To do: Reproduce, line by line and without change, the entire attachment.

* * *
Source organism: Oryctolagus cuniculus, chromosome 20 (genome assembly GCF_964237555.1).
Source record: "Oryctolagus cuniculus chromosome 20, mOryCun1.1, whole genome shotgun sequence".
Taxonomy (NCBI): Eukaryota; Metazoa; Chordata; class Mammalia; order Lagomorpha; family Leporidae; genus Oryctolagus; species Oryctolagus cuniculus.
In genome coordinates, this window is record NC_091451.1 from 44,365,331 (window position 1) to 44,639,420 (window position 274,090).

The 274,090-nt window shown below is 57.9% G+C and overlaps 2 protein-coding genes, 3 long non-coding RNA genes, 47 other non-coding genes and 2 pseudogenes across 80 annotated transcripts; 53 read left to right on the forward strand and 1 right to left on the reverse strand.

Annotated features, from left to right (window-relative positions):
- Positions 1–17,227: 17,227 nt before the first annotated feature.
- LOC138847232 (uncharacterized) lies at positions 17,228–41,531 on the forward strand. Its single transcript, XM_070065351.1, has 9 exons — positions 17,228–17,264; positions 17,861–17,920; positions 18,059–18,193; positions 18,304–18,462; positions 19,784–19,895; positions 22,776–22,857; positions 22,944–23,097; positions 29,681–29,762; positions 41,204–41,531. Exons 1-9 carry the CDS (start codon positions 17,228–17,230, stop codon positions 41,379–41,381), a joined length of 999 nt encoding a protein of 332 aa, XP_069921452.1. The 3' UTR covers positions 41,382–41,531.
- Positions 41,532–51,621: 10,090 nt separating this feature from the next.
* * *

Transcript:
Source organism: Oryctolagus cuniculus, chromosome 20 (genome assembly GCF_964237555.1).
Source record: "Oryctolagus cuniculus chromosome 20, mOryCun1.1, whole genome shotgun sequence".
Taxonomy (NCBI): Eukaryota; Metazoa; Chordata; class Mammalia; order Lagomorpha; family Leporidae; genus Oryctolagus; species Oryctolagus cuniculus.
In genome coordinates, this window is record NC_091451.1 from 44,365,331 (window position 1) to 44,639,420 (window position 274,090).

The 274,090-nt window shown below is 57.9% G+C and overlaps 2 protein-coding genes, 3 long non-coding RNA genes, 47 other non-coding genes and 2 pseudogenes across 80 annotated transcripts; 53 read left to right on the forward strand and 1 right to left on the reverse strand.

Annotated features, from left to right (window-relative positions):
- Positions 1–17,227: 17,227 nt before the first annotated feature.
- LOC138847232 (uncharacterized) lies at positions 17,228–41,531 on the forward strand. Its single transcript, XM_070065351.1, has 9 exons — positions 17,228–17,264; positions 17,861–17,920; positions 18,059–18,193; positions 18,304–18,462; positions 19,784–19,895; positions 22,776–22,857; positions 22,944–23,097; positions 29,681–29,762; positions 41,204–41,531. Exons 1-9 carry the CDS (start codon positions 17,228–17,230, stop codon positions 41,379–41,381), a joined length of 999 nt encoding a protein of 332 aa, XP_069921452.1. The 3' UTR covers positions 41,382–41,531.
- Positions 41,532–51,621: 10,090 nt separating this feature from the next.